Believe me, I’m about as pro-technology as they come. But there’s a point where the technology replaces the human-to-human contact where I have to draw the line. Facebook is the prime example of this. Every time I find out about a very significant event in someone’s life because another friend of mine saw it on Facebook, it really irks me. (I don’t have Facebook myself, so I get the news second-hand when a friend sees a person’s status has changed.)
One example: several months ago a couple broke up. For some reason the first thing people do when this occurs is to log in and change their status. Then the grieving can commence as if that finally makes it official. And by the way, this apparently justifies not telling anyone because “you could have seen it on my Facebook”.
Another case (which spurred this little post of mine): a guy I used to know came out of the closet, taking everyone by surprise. Perhaps he was so scared of judgment or maybe he wasn’t completely confident in this decision that it was much simpler and more brave to hide behind a monitor and announce to the world via a keyboard.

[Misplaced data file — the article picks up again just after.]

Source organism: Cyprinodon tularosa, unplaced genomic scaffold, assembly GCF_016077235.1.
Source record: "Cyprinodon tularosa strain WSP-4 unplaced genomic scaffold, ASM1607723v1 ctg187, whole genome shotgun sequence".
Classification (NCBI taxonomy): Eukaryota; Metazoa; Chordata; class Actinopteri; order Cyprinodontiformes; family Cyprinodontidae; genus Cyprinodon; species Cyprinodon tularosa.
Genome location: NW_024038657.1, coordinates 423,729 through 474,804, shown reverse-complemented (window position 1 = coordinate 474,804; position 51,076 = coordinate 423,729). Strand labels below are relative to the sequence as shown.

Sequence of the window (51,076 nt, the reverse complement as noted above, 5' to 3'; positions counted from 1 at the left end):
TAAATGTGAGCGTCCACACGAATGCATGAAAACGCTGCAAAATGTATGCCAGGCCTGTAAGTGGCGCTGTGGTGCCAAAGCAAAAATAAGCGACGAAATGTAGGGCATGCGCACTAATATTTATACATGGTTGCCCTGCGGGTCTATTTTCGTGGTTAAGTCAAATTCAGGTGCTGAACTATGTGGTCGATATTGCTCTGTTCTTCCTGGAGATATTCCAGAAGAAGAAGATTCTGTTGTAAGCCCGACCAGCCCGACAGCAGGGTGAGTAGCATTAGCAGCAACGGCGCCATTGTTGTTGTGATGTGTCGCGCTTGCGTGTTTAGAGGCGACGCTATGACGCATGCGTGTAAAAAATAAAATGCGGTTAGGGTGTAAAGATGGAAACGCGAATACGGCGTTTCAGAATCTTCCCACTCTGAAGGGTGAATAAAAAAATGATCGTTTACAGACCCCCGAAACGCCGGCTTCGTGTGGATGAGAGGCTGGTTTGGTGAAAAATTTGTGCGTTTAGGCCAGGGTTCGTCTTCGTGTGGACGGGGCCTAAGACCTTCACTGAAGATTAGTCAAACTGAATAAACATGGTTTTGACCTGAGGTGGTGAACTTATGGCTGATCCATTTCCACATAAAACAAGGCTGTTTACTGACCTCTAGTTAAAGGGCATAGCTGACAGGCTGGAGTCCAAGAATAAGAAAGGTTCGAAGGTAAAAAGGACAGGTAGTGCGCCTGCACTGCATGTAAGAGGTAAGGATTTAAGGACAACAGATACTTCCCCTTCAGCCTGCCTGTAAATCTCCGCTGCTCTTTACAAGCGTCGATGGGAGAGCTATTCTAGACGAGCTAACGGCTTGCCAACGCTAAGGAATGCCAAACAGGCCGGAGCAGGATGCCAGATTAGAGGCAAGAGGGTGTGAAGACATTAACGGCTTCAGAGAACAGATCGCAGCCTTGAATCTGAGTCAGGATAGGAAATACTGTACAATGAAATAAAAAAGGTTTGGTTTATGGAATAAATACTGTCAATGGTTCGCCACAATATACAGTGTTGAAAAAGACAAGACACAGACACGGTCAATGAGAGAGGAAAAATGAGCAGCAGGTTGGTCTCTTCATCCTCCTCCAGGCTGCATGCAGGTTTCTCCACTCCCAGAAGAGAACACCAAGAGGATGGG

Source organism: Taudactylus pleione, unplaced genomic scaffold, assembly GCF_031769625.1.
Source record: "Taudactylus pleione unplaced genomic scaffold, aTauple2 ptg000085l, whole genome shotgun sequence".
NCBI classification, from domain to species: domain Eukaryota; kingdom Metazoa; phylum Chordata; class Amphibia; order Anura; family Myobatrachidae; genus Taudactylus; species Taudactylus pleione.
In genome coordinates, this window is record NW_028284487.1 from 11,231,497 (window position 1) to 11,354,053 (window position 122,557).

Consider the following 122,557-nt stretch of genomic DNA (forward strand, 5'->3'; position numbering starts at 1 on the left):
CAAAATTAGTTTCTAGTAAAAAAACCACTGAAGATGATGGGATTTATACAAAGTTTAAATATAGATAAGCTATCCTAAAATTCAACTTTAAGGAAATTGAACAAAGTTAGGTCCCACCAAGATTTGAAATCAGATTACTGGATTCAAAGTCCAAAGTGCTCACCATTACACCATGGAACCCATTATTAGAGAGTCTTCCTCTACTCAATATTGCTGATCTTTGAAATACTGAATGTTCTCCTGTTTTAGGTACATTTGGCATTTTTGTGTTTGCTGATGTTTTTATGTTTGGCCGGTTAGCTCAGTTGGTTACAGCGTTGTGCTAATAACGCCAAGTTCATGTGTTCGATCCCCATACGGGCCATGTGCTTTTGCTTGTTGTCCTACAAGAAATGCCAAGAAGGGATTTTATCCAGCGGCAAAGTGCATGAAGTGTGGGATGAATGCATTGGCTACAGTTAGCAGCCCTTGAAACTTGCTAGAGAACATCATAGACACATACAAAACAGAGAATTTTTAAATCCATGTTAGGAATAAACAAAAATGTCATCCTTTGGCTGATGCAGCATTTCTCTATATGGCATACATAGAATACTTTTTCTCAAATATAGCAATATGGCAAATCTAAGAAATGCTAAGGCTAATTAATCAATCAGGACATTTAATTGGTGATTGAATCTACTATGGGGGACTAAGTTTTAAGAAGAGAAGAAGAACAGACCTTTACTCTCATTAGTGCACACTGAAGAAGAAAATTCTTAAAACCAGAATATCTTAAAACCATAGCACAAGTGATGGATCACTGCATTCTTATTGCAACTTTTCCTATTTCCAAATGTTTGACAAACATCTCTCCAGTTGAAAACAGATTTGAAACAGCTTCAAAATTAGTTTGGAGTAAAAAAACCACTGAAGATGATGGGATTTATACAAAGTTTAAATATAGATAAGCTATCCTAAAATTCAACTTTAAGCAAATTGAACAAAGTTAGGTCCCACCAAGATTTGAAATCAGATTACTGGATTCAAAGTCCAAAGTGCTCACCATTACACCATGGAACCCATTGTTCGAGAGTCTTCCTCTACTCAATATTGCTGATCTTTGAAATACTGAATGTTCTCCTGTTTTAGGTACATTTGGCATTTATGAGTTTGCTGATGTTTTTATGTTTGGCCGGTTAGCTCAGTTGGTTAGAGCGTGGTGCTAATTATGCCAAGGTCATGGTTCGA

I’m not being a hypocrite by the fact that I blog and use Twitter. Anything I say on here invites conversation or is a result of a conversation. Most of it is nonsense anyway. But when people reach the point of using these avenues to not do the right thing by having that person-to-person contact, I would go so far as to say it is not what God intends because the relationship with that person suffers. It’s like emailing someone when you are angry with them, instead of talking to them. It’s a weak, character-miring cop-out. Soapbox off.